On Christina Grimmie and the connections musicians make

Christina Grimmie performing at the Alabang Town Center on 4 October 2014. Photograph courtesy of Mika Ayson.

I have not had much interest in Christina Grimmie. She joined The Voice at the time when I stopped watching singing competitions altogether: she finished third in its 2014 season, by which time I was very much done with writing about television for a living.

Shalla knew her, though. When news of her fatal shooting began trickling down on the Internet, she talked about watching her song covers on YouTube a good few years before television came calling. “She also had original songs at the time,” she told me. “Her covers are better than her originals, though.”

I do know she went to Manila. I was at Glorietta on the day of her mini-concert there, a few months after she finished her stint on The Voice. It was still early in the day, but there was a huge crowd amassed. A friend of mine, Mika, was a fan of hers, and took photographs of her in another mall show on the same day. I will admit, I still haven’t listened to her stuff since. I told you, I wasn’t that interested.

Yet I felt quite affected when authorities in Orlando confirmed that she died from her injuries.

“She worked very hard,” Shalla told me. “And she died so young.”

It may seem very easy to get a start in music nowadays, but indeed, it still is very hard work – even if all you’re doing is uploading song covers on YouTube, like many others are doing. Sure, part of it is still down to luck, but you don’t get noticed – and you don’t get catapulted to such a big stage – without doing your homework and being a bit savvy when it comes to fostering your following.

As I write this, we can only speculate about the person who shot Christina. Is the shooter an obsessed fan? Someone she knew from the past? Nobody can tell, at least not yet. We do know she was shot while signing autographs after her concert with Before You Exit in Orlando. It’s safe to assume it was an opportunity for people to get close with their idols. It’s something we quietly, inherently, demand to get – a moment with our favorites. We look for that cool story to tell our friends. I know I’ve done this a few times.

Music has always had this weird effect on us. It’s easy to say that we can relate to some songs, but on a deeper level, when the circumstances just click into place, a song, a singer, can speak to us like nobody else can. Sometimes we have the urge to reply back, to initiate a conversation, or whatever amounts to it. That’s easier nowadays, with social media being an essential part of any singer’s arsenal – or at least any singer who’s serious about making it big. You manage your following, so to speak. You make sure you don’t look snobbish. You cultivate an image that makes you relatable enough to be liked.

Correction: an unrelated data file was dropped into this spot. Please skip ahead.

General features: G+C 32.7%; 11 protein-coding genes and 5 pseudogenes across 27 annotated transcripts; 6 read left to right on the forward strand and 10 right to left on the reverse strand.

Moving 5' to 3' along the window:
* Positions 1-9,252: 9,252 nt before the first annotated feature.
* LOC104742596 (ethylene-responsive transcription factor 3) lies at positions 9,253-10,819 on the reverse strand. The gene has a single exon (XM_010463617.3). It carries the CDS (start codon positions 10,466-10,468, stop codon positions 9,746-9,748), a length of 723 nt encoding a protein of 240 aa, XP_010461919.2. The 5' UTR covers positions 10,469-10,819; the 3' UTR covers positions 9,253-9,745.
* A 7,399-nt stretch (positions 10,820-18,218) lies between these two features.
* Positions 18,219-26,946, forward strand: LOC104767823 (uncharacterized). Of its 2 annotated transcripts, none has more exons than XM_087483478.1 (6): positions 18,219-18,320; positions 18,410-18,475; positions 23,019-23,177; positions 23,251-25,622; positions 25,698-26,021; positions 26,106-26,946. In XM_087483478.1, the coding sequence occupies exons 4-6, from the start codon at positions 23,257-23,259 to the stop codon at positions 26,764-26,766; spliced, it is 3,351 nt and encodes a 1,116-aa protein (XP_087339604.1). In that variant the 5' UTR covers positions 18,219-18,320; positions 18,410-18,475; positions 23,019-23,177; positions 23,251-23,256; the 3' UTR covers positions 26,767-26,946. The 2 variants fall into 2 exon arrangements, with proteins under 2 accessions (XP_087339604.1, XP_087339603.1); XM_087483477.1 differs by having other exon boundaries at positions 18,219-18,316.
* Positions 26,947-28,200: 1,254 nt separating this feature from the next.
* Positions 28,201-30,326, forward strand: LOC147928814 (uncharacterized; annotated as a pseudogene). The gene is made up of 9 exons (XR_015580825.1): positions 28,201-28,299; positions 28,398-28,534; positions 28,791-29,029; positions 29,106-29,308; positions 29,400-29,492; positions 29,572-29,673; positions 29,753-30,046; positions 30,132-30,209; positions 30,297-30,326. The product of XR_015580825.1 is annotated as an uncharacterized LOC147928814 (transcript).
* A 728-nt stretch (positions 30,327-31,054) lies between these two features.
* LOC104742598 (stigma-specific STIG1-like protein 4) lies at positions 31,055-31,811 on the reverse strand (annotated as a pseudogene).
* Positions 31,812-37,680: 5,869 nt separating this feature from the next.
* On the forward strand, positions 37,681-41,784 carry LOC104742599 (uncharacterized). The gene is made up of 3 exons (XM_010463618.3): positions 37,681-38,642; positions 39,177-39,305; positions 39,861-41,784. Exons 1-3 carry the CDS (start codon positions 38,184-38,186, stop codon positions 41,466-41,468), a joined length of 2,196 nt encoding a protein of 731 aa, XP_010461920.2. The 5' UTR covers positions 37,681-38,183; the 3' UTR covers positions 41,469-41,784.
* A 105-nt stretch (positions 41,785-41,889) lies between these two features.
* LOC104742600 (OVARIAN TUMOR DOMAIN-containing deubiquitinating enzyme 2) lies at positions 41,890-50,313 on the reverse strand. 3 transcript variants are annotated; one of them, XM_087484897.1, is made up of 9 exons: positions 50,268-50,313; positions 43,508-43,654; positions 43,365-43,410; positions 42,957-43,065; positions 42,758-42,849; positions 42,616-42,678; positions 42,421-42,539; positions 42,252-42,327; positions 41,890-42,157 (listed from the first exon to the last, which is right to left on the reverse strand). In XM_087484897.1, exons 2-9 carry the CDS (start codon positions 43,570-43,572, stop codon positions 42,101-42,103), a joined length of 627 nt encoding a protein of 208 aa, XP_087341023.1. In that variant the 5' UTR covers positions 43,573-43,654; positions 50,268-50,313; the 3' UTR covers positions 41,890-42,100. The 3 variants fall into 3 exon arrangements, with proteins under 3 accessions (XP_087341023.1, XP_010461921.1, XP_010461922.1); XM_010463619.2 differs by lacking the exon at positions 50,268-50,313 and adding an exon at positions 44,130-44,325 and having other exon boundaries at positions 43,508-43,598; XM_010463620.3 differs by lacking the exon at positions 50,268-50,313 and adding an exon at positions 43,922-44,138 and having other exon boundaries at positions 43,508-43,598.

It’s also why, when the opportunity comes, we have this need to get ourselves a chance to say hello with our idols, meet them face to face, even just for a minute. It’s not just about the memento of a signed album and, perhaps, a selfie. It’s being able to have that moment, however meaningless it ultimately is, with a person we admire. Don’t we all? It’s partly for bragging rights, sure, but it’s mostly us reaffirming ourselves about… something. Whatever that is. It’s why people go gaga when meet and greet passes are offered at some Instagram contest.

Christina’s murder is a wake-up call, first off, to those organizing concerts. Of course, nobody wants to be in a situation when someone pulls out a gun and harms the star of the show. But everybody knows that shutting acts off completely – especially if they’re not those A-listers like Tay and Bey and Ri – is not going to end well. Fans will feel let down, and maybe the acts, too, who want a chance to say hello to at least some of them.

It is, also, a wake-up call to the acts themselves. But it’s a harder spot for them. You can’t look aloof, but you have to watch out for yourself as well. You can only hope none of these people following you on Twitter is, say, an obsessed stalker with “issues”, to oversimplify it. At the same time, you can’t help it if they find themselves connecting to your work, to you, in a very intense manner.

Nobody wants to be in those shoes.

I have not had much interest in Christina Grimmie, but her death – the manner, the circumstances, the fact that she’s just 22 – has affected me more than it should. You can only say unfortunate things happen. If it’s your time, it’s your time. And yet, you just know it should not have gone like this. [NB]

[Many thanks to Mika Ayson for letting us use her photograph.]

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